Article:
Castle & Key Distillery is the now restored Old Taylor distillery, founded by Col. E.H. Taylor while he was also proprietor of what is now Buffalo Trace distillery. The distillery was abandoned during bourbon’s darkest days since prohibition, in 1972, during the rise of lower proof spirits and wine on the American drinking scene and the rise of the ugliest polyester clothing on the fashion scene. In any event, the distillery was purchased and restored by a lawyer and a hedge fund manager. They hired Marianne Eaves as their first master distiller, and while she has now moved on to being an independent consultant, the barrels going into this first ever release of Castle & Key bourbon were laid down by her. These are the early tracks, if you will, of a bourbon rockstar. The mashbill is 73% corn, 10% rye, and 17% malted barley. While I would not classify this bourbon as high-malt, the use of more malted barley than rye brings the barley from a provider of enzymes that encourage alcohol production by the yeast to provider of flavor in this bourbon. This bourbon is aged stated at 4 years, and is bottled at 98 proof. This was released yesterday on March 26 at the distillery, but Hokus Pokus had it on the shelves on Friday, March 25. So, this bourbon is brand new although long awaited. The MSRP on this bottle is $50; Hokus had it for $46. At first, I wondered why they bottled this just shy of 100 proof and therefore could have released it under a bottled in bond designation, but Castle & Key has already had some legal skirmishes with Sazerac who owns the Old Taylor brand (who got the brand as a result of settlement of litigation with Jim Beam over Red Stag) and whose Col. E.H. Taylor brand is very closely associated with being bottled in bond, so they probably wanted to avoid that headache. Those chose a pretty cool bottle though.
The color on this is a nice straw amber, about what you would expect from a four year old bourbon. On the swirl is a thick film and long legs. Very traditional bourbon nose with a ton of caramel, fruitiness, some floral notes, and corn syrup. On the palate, this bourbon has a medium but luscious mouthfeel, with flavors of Heath bar toffee, allspice, nutmeg, buttery almond brittle (like my Mom used to make), and a hint of clove. For being in the sub-100 proof category, this bourbon’s flavors punch way above its weight class, although the flavors are a little flat due to the youth of this whiskey. On the finish the almond brittle fades into heavy all spice along with some traditional baking spices that linger for quite a while.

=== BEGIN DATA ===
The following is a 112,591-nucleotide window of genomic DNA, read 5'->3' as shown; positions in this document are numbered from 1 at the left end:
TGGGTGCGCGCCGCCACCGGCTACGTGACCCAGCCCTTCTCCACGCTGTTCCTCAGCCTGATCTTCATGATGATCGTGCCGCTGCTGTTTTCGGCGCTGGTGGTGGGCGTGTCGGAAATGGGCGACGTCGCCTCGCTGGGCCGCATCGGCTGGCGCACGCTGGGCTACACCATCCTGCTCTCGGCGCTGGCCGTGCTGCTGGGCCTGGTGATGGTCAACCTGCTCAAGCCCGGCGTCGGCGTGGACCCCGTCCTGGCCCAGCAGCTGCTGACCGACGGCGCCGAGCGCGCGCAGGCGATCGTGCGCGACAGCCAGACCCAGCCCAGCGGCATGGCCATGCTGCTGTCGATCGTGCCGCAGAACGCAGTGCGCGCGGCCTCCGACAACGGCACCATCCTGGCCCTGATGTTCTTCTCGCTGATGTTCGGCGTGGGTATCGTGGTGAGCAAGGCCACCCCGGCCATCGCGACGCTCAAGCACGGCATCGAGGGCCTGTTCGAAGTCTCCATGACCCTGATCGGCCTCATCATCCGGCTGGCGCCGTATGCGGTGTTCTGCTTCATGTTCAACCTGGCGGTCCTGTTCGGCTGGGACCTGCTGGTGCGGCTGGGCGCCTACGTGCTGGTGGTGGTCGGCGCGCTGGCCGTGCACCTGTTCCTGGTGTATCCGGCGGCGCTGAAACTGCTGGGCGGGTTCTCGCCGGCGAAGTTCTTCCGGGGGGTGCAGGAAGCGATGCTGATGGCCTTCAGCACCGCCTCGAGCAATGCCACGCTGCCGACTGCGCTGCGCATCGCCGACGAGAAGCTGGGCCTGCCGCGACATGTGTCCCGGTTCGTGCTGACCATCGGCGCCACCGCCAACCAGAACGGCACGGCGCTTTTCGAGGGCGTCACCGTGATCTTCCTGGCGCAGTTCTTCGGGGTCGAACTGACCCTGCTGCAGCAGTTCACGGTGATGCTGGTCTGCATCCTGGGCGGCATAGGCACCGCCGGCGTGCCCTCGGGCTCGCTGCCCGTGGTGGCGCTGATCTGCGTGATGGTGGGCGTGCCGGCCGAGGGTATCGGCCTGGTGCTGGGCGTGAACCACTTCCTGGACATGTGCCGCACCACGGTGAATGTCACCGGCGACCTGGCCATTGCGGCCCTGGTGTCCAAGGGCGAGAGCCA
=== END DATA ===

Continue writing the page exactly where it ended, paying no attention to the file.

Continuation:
This is good bourbon, and in a few years it will probably rise to level of great. The mashbill is really spot on. At four years old, this bourbon is good with no serious negatives in the flavor profile. After a few more years, this bourbon will be amazing. More importantly, Hokus was able to order five cases of this bourbon, and it is not yet considered allocated. So, this should be fairly easy to get (at least for now) in the states where it has been released. What I also like about this bourbon is that it represents not the resurrection of a brand using whiskey sourced from somewhere else, but the resurrection of a distillery with great historical routes but with a new brand that has been distilled and aged at the distillery. As their motto says on the back of the bottle- “Honoring History and Challenging Tradition”. Very fitting for a new bourbon that is kind of old school – and I like that.